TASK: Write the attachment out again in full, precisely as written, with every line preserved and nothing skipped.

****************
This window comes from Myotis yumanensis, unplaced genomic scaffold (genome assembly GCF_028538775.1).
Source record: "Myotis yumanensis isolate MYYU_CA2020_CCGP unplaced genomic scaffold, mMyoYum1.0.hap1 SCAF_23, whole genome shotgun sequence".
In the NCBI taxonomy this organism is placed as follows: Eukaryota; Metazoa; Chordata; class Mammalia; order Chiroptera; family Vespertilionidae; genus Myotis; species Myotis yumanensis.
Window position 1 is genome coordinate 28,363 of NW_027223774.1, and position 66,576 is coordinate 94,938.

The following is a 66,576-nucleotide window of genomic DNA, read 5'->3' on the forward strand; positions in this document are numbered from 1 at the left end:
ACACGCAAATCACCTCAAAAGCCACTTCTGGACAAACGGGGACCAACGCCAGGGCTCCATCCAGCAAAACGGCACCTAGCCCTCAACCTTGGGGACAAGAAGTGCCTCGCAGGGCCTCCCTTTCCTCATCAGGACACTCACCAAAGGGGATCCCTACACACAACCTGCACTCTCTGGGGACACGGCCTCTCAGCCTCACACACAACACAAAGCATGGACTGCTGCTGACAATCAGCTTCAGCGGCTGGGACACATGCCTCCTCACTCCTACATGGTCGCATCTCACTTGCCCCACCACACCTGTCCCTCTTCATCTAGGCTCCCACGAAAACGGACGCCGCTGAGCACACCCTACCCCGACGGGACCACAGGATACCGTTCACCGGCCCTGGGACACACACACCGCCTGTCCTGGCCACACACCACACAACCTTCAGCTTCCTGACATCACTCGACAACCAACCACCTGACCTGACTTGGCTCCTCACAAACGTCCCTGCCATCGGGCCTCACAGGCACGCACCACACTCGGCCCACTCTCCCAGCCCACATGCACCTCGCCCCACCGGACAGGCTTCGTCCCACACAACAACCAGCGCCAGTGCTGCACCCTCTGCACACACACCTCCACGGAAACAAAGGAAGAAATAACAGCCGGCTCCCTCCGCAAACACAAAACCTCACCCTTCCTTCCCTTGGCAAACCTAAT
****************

This window comes from Myotis yumanensis, unplaced genomic scaffold (genome assembly GCF_028538775.1).
Source record: "Myotis yumanensis isolate MYYU_CA2020_CCGP unplaced genomic scaffold, mMyoYum1.0.hap1 SCAF_23, whole genome shotgun sequence".
In the NCBI taxonomy this organism is placed as follows: Eukaryota; Metazoa; Chordata; class Mammalia; order Chiroptera; family Vespertilionidae; genus Myotis; species Myotis yumanensis.
Window position 1 is genome coordinate 28,363 of NW_027223774.1, and position 66,576 is coordinate 94,938.

The following is a 66,576-nucleotide window of genomic DNA, read 5'->3' on the forward strand; positions in this document are numbered from 1 at the left end:
ACACGCAAATCACCTCAAAAGCCACTTCTGGACAAACGGGGACCAACGCCAGGGCTCCATCCAGCAAAACGGCACCTAGCCCTCAACCTTGGGGACAAGAAGTGCCTCGCAGGGCCTCCCTTTCCTCATCAGGACACTCACCAAAGGGGATCCCTACACACAACCTGCACTCTCTGGGGACACGGCCTCTCAGCCTCACACACAACACAAAGCATGGACTGCTGCTGACAATCAGCTTCAGCGGCTGGGACACATGCCTCCTCACTCCTACATGGTCGCATCTCACTTGCCCCACCACACCTGTCCCTCTTCATCTAGGCTCCCACGAAAACGGACGCCGCTGAGCACACCCTACCCCGACGGGACCACAGGATACCGTTCACCGGCCCTGGGACACACACACCGCCTGTCCTGGCCACACACCACACAACCTTCAGCTTCCTGACATCACTCGACAACCAACCACCTGACCTGACTTGGCTCCTCACAAACGTCCCTGCCATCGGGCCTCACAGGCACGCACCACACTCGGCCCACTCTCCCAGCCCACATGCACCTCGCCCCACCGGACAGGCTTCGTCCCACACAACAACCAGCGCCAGTGCTGCACCCTCTGCACACACACCTCCACGGAAACAAAGGAAGAAATAACAGCCGGCTCCCTCCGCAAACACAAAACCTCACCCTTCCTTCCCTTGGCAAACCTAAT